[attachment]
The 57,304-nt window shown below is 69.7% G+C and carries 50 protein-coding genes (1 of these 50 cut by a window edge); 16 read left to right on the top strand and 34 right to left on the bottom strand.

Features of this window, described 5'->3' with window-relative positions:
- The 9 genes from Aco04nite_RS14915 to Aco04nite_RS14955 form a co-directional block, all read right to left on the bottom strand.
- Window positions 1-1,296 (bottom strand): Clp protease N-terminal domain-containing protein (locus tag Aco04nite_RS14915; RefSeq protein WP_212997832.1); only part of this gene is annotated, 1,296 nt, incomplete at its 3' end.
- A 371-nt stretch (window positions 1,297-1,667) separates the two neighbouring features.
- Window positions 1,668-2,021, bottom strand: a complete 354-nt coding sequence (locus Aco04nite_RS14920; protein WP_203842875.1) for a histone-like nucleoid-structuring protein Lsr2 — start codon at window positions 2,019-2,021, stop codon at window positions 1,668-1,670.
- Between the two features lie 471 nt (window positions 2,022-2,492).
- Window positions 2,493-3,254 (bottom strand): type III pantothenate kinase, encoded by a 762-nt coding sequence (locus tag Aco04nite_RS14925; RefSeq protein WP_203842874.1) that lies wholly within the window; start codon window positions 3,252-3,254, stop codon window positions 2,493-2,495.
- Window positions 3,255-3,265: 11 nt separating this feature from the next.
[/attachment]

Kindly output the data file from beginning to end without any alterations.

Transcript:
The 57,304-nt window shown below is 69.7% G+C and carries 50 protein-coding genes (1 of these 50 cut by a window edge); 16 read left to right on the top strand and 34 right to left on the bottom strand.

Features of this window, described 5'->3' with window-relative positions:
- The 9 genes from Aco04nite_RS14915 to Aco04nite_RS14955 form a co-directional block, all read right to left on the bottom strand.
- Window positions 1-1,296 (bottom strand): Clp protease N-terminal domain-containing protein (locus tag Aco04nite_RS14915; RefSeq protein WP_212997832.1); only part of this gene is annotated, 1,296 nt, incomplete at its 3' end.
- A 371-nt stretch (window positions 1,297-1,667) separates the two neighbouring features.
- Window positions 1,668-2,021, bottom strand: a complete 354-nt coding sequence (locus Aco04nite_RS14920; protein WP_203842875.1) for a histone-like nucleoid-structuring protein Lsr2 — start codon at window positions 2,019-2,021, stop codon at window positions 1,668-1,670.
- Between the two features lie 471 nt (window positions 2,022-2,492).
- Window positions 2,493-3,254 (bottom strand): type III pantothenate kinase, encoded by a 762-nt coding sequence (locus tag Aco04nite_RS14925; RefSeq protein WP_203842874.1) that lies wholly within the window; start codon window positions 3,252-3,254, stop codon window positions 2,493-2,495.
- Window positions 3,255-3,265: 11 nt separating this feature from the next.